Who is the youngest Miss World

Miss WorldManushi Chillar has completed a year of bringing the blue crown back home to India and is all set to fly out to China to crown the next winner.

Chillar has mixed emotions about the life-changing journey she has been on and says that the year has not only seen her growing, but has helped her evolve as well.


"The Miss World journey has been incredible. I got to travel so much, meet so many people and when I look back at the one year being Miss World, I realise how much I have grown and evolved."

Recalling moments from the past one year, Chillar says that two episodes stand out clearly.

The first, she says, is when she returned to India after winning the crown. “I had a huge welcome and I suddenly realised the responsibility that had been put on my shoulder…I realised that people would be actually looking up to me. It was wonderful being a part of something much bigger."

The second defining moment for Chillar was, she says, during her trip to Brazil where she saw a Leper Colony for the first time.

"I actually broke down because it is a very strange situation to be in," Chillar says.

"There were people who have been treated for years and are still ostracized by society for being lepers,” she adds.

What shocked Chillar more was the fact that out of the total case of leprosy in the world, Brazil has 12 per cent which is second highest, but India has the highest number of leprosy patients with 66 per cent or more than a quarter million people, and yet no one speaks about it.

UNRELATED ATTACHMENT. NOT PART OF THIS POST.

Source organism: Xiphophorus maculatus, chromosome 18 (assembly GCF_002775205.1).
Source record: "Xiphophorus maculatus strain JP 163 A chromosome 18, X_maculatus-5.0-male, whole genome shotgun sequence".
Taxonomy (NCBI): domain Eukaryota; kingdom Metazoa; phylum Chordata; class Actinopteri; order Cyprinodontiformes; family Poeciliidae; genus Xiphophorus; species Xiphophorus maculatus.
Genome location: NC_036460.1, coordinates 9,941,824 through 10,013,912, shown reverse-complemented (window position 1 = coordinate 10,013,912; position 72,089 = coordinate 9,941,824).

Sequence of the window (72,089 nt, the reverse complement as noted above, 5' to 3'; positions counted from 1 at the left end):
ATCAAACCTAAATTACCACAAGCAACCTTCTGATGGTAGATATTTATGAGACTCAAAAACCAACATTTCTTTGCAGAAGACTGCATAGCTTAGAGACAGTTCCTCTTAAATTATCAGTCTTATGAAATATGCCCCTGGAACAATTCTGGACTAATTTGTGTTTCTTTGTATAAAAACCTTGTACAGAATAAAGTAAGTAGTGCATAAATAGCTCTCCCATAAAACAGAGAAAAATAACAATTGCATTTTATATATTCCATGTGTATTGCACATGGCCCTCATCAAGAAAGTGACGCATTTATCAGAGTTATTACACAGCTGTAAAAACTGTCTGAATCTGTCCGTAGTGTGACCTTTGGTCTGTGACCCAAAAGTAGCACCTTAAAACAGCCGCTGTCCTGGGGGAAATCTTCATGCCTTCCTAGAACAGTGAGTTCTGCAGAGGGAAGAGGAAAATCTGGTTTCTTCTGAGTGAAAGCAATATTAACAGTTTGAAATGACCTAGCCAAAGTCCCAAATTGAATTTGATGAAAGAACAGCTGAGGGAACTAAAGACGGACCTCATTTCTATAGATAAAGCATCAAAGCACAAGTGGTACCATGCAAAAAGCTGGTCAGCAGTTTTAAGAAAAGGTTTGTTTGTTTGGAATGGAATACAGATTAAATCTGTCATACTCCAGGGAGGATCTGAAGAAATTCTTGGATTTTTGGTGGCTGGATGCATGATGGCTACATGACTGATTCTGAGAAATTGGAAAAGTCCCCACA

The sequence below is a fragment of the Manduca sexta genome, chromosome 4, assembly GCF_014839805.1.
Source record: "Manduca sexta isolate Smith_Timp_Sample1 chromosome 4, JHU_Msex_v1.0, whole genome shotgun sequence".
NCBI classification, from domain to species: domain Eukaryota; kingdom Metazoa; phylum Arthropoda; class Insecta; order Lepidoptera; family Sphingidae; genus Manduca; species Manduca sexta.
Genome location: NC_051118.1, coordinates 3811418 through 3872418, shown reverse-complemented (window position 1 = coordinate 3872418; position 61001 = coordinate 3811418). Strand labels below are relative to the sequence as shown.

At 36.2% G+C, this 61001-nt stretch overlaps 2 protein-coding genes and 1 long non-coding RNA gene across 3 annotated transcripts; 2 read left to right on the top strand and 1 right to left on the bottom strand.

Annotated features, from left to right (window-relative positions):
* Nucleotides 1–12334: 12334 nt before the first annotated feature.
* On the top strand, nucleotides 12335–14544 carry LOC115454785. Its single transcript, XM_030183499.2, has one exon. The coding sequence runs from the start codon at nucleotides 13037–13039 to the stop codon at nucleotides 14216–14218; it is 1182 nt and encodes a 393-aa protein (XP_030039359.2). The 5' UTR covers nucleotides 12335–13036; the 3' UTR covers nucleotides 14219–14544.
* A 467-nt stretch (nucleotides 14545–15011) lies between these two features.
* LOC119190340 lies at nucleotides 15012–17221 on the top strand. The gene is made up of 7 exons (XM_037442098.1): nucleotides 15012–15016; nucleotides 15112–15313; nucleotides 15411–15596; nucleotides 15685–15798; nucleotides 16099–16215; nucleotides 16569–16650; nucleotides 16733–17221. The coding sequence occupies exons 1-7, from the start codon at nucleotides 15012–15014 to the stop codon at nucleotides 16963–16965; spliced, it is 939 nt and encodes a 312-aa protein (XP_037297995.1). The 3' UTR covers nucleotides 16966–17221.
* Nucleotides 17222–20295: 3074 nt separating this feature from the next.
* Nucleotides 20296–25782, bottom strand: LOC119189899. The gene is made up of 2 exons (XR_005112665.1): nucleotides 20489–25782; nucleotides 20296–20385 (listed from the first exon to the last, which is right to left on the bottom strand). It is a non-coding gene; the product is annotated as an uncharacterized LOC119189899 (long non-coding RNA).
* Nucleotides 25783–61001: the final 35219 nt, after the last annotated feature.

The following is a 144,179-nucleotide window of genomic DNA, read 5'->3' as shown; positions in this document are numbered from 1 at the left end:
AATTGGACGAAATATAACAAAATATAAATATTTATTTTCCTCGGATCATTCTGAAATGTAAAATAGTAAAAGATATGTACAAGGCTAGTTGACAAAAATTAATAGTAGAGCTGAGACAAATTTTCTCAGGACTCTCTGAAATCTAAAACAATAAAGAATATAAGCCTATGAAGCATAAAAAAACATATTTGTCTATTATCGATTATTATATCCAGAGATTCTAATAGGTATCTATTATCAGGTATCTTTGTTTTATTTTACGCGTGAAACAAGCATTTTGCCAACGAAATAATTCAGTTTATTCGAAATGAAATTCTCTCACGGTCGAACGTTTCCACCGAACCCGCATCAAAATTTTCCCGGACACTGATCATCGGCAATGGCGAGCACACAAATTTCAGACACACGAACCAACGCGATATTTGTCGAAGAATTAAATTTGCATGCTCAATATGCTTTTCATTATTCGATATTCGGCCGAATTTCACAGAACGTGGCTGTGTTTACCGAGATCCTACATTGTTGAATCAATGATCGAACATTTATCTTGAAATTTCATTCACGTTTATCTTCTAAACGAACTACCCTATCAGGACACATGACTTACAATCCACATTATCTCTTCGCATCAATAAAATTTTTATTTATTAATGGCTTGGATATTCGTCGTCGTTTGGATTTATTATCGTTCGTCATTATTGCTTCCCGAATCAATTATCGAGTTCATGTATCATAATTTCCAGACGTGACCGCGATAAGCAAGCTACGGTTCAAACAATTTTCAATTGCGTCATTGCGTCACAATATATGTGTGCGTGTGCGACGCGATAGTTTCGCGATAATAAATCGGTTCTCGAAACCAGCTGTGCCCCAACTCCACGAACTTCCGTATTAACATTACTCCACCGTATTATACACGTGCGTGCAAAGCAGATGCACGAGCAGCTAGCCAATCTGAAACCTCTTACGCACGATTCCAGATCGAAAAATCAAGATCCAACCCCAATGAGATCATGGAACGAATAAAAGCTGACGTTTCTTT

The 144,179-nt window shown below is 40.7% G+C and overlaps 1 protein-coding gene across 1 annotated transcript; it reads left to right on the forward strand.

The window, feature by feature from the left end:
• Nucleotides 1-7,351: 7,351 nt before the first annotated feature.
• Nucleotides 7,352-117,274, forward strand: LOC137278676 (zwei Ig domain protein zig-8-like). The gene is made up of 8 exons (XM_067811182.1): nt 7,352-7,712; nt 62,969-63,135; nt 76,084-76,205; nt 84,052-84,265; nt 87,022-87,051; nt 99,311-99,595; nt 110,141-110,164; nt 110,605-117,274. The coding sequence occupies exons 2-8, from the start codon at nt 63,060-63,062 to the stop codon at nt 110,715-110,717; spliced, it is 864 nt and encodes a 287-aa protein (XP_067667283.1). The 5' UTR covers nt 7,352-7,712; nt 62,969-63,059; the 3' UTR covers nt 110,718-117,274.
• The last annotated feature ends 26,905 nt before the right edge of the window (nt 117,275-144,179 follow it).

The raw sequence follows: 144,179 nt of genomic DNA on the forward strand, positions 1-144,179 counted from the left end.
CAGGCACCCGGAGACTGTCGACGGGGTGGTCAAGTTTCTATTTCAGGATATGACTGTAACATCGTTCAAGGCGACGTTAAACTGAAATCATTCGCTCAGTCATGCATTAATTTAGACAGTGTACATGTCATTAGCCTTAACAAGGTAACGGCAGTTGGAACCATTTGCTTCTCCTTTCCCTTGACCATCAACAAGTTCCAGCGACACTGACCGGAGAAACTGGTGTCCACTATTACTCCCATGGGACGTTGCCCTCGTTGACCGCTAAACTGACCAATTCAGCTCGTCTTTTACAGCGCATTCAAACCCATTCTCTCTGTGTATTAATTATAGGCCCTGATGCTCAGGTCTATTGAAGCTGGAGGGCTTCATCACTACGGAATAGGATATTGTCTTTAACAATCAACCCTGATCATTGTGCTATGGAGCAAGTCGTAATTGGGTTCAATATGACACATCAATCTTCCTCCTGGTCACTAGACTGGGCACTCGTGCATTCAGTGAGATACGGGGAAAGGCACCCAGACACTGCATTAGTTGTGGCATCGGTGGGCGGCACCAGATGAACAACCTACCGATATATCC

"There were people who were trying to get funding for the last two three years, and us being there helped. We got the government involved, and managed to get all the approvals and funding for them," Chillar says.

The Haryana girl, who at the age of 20, won the Miss World 2017 crown, becoming the first Indian to win the coveted title after Priyanka Chopra also adds that the first step they realised was to stop and educated people because lack of knowledge creates fear, leading to discrimination.

Being a champion for several causes, Manushi says that the Miss World pageantry has far evolved from the bikini contest it was first envisioned to be in the 1950s. "Today Ms World is all about young women who bring about a global change.”

She elaborates, "It is not just about a pretty face, the platform actually gives you an opportunity to do something positive. Miss World is about coming together, taking the reigns and fighting for a cause.”

It is this spirit that helped Chillar give flight to her pet project as well. What started off as a local project for menstrual hygiene has now crossed the state boundaries of India and has become something international.

The project has travelled the globe and has made inroads in Sri Lanka, South Africa and Rwanda.

“We got a machine which manufactures sanitary pads from natural fibres like jute, which easily available, and we train people how to use the machine, how to manufacture these plant.”

The project, which Chillar says is the first of its kind in India and the second in the world not only helps in menstrual hygiene but also helps in giving back to both environment and the community.

Chillar, who reveals that she loves being in front of the camera and is not averse to working in Bollywood now that her term is nearing conclusion lets slip that Sanjay Leela Bhansali, Karan Johar and Rajkumar Hirani are three directors she would love to work with.

“I have an ocean of opportunities awaiting me and once I am back from Miss World, I want to explore whatever life has to offer,” she concludes.


Tags: manushi chillar, miss world manushi chillar, global change, leprosy, leprosy in india, brazil, menstrual hygiene